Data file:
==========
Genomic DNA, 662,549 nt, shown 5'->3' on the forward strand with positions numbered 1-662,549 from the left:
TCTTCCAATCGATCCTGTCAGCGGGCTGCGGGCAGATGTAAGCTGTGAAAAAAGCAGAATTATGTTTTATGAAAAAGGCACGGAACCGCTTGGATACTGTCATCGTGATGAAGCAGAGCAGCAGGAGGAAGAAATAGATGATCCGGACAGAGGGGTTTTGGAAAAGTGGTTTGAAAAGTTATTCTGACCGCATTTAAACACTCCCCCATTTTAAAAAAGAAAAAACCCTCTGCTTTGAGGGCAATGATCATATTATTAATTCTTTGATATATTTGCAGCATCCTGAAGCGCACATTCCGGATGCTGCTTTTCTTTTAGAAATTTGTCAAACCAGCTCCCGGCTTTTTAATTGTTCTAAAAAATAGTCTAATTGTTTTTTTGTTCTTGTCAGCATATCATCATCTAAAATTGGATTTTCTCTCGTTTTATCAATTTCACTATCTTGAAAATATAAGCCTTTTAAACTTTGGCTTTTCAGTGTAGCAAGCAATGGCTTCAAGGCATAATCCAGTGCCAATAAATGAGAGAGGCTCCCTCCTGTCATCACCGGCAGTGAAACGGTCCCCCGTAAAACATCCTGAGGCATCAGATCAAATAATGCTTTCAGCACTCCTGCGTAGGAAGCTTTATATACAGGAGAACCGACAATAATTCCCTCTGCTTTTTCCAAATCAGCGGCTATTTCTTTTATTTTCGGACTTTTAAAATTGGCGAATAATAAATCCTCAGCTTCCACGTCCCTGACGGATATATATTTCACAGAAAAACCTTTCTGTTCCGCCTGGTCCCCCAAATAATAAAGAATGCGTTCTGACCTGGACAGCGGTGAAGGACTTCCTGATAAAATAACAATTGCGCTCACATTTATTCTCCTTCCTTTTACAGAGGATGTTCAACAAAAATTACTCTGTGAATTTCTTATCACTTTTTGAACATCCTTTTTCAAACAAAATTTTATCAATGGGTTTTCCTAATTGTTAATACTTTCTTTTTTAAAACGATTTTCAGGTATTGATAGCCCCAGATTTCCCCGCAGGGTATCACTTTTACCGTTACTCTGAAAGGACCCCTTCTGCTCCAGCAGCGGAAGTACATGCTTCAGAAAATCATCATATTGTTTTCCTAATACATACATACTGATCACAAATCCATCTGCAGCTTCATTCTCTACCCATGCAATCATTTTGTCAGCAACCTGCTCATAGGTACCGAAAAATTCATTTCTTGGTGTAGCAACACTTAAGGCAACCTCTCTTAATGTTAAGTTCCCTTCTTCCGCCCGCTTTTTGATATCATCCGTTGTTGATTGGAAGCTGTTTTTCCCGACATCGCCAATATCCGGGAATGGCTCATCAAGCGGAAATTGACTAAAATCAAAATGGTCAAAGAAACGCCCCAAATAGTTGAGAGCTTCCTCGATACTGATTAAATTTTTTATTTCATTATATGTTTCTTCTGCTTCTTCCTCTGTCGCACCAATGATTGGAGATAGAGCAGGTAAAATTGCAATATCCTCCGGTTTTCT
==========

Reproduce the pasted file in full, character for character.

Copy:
Genomic DNA, 662,549 nt, shown 5'->3' on the forward strand with positions numbered 1-662,549 from the left:
TCTTCCAATCGATCCTGTCAGCGGGCTGCGGGCAGATGTAAGCTGTGAAAAAAGCAGAATTATGTTTTATGAAAAAGGCACGGAACCGCTTGGATACTGTCATCGTGATGAAGCAGAGCAGCAGGAGGAAGAAATAGATGATCCGGACAGAGGGGTTTTGGAAAAGTGGTTTGAAAAGTTATTCTGACCGCATTTAAACACTCCCCCATTTTAAAAAAGAAAAAACCCTCTGCTTTGAGGGCAATGATCATATTATTAATTCTTTGATATATTTGCAGCATCCTGAAGCGCACATTCCGGATGCTGCTTTTCTTTTAGAAATTTGTCAAACCAGCTCCCGGCTTTTTAATTGTTCTAAAAAATAGTCTAATTGTTTTTTTGTTCTTGTCAGCATATCATCATCTAAAATTGGATTTTCTCTCGTTTTATCAATTTCACTATCTTGAAAATATAAGCCTTTTAAACTTTGGCTTTTCAGTGTAGCAAGCAATGGCTTCAAGGCATAATCCAGTGCCAATAAATGAGAGAGGCTCCCTCCTGTCATCACCGGCAGTGAAACGGTCCCCCGTAAAACATCCTGAGGCATCAGATCAAATAATGCTTTCAGCACTCCTGCGTAGGAAGCTTTATATACAGGAGAACCGACAATAATTCCCTCTGCTTTTTCCAAATCAGCGGCTATTTCTTTTATTTTCGGACTTTTAAAATTGGCGAATAATAAATCCTCAGCTTCCACGTCCCTGACGGATATATATTTCACAGAAAAACCTTTCTGTTCCGCCTGGTCCCCCAAATAATAAAGAATGCGTTCTGACCTGGACAGCGGTGAAGGACTTCCTGATAAAATAACAATTGCGCTCACATTTATTCTCCTTCCTTTTACAGAGGATGTTCAACAAAAATTACTCTGTGAATTTCTTATCACTTTTTGAACATCCTTTTTCAAACAAAATTTTATCAATGGGTTTTCCTAATTGTTAATACTTTCTTTTTTAAAACGATTTTCAGGTATTGATAGCCCCAGATTTCCCCGCAGGGTATCACTTTTACCGTTACTCTGAAAGGACCCCTTCTGCTCCAGCAGCGGAAGTACATGCTTCAGAAAATCATCATATTGTTTTCCTAATACATACATACTGATCACAAATCCATCTGCAGCTTCATTCTCTACCCATGCAATCATTTTGTCAGCAACCTGCTCATAGGTACCGAAAAATTCATTTCTTGGTGTAGCAACACTTAAGGCAACCTCTCTTAATGTTAAGTTCCCTTCTTCCGCCCGCTTTTTGATATCATCCGTTGTTGATTGGAAGCTGTTTTTCCCGACATCGCCAATATCCGGGAATGGCTCATCAAGCGGAAATTGACTAAAATCAAAATGGTCAAAGAAACGCCCCAAATAGTTGAGAGCTTCCTCGATACTGATTAAATTTTTTATTTCATTATATGTTTCTTCTGCTTCTTCCTCTGTCGCACCAATGATTGGAGATAGAGCAGGTAAAATTGCAATATCCTCCGGTTTTCT